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Forensic evidence – by the foot

Caren B. Les, caren.les@photonics.com

Crime scene investigators dust for prints to identify criminals, but it turns out that patterns inside the foot bones of human remains also could contain clues about a person’s identity, thanks to a tool from another dusty profession: archaeology.

Combining high-resolution imaging with geographic information system (GIS) software, commonly used to map objects at archaeological digs, reveals individual variations in human bone microstructure, a study shows.

When unidentified human remains are discovered, the foot bones are sometimes intact because they were protected by the deceased person’s shoes, said David Rose, a captain in The Ohio State University Police Division and a doctoral student in anthropology at the school. Any information about the person, such as age, sex or body size, could be useful as law enforcement officials attempt to identify the body.


A study shows that imaging and analysis of a human foot bone could provide information to help law enforcement identify human remains. This polarized microscope image captures the cross section of a metatarsal, or long foot bone. The red/black dots indicate sites where geographic information system (GIS) software tracked the presence of osteons – microstructures influenced by the load placed on bones over time. Courtesy of David Rose.


“Our bones adapt to the load that’s placed on them. Patterns of tension and compression show up in our internal bone structure, and this software lets us look at those patterns in a new way,” Rose said.

It’s not altogether different from finding patterns at ancient burial sites. “We try to identify important clusters of objects such as household tools or agricultural tools that would indicate patterns of human activity,” said co-author Julie Field, assistant professor of anthropology. “Based on certain scientific criteria that you give it, the software gives you a statistical measure of whether the objects you’re looking at actually constitute a cluster.”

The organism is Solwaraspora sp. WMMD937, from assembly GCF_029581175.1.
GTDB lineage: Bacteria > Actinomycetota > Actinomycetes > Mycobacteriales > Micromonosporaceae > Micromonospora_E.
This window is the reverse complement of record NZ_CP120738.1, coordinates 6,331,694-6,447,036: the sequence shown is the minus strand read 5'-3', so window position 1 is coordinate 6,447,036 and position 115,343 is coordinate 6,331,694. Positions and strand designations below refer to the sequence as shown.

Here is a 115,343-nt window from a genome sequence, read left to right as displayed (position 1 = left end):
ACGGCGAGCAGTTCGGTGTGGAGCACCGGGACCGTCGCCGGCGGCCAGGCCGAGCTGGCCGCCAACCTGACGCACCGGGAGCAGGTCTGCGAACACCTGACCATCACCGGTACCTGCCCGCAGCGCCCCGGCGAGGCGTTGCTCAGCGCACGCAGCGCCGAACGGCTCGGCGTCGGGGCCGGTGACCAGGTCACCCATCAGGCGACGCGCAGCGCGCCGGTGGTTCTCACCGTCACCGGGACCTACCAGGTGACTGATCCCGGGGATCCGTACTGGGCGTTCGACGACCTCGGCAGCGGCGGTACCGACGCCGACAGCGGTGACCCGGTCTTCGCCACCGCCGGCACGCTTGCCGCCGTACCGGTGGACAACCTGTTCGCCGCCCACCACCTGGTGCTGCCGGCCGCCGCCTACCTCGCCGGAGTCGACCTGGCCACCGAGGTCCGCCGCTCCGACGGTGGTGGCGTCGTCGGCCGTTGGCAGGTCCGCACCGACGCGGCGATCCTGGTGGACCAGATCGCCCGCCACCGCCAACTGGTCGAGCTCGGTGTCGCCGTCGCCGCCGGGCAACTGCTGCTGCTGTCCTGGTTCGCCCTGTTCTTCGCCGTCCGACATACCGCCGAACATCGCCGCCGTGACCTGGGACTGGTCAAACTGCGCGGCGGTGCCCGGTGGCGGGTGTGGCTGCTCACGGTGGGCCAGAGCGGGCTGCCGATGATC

In their inquiry, the researchers studied the cross section of a metatarsal – long foot bone – from a deceased woman. Rose used microscopy to capture an extremely high resolution image of the bone cross section and then used ArcGiS software to map the location of microscopic structures – osteons – within the bone.

Osteons are created over time to fix small cracks or maintain mineral levels within the blood. The loads placed on bones over a lifetime affect the size and shape of the osteons as well as the direction of collagen fibers from which they are made.

The deceased woman’s metatarsal bone reflected the predicted pattern of normal bone alteration over time.

During her lifetime, the force of walking would have formed concentrations of certain types of osteons along the top and bottom of her foot – where signs of foot flexure and compression would be expected.

“Dave’s work allows us to visualize, analyze and compare the distribution of microscopic features that reflect the development and maintenance of bones, which we can relate to skeletal health and disease – for example, bone fragility in osteoporosis,” said co-author and anthropology professor Sam Stout.

Many more bones would have to be studied before GIS software could provide meaningful insight into bone biology, Rose said. “The real advantage to this method is that it offers a new scale for the study of human variation, offering to shed light on how we adapt to our surroundings.”

The research was published in the American Journal of Physical Anthropology (doi: 10.1002/ajpa.22099).


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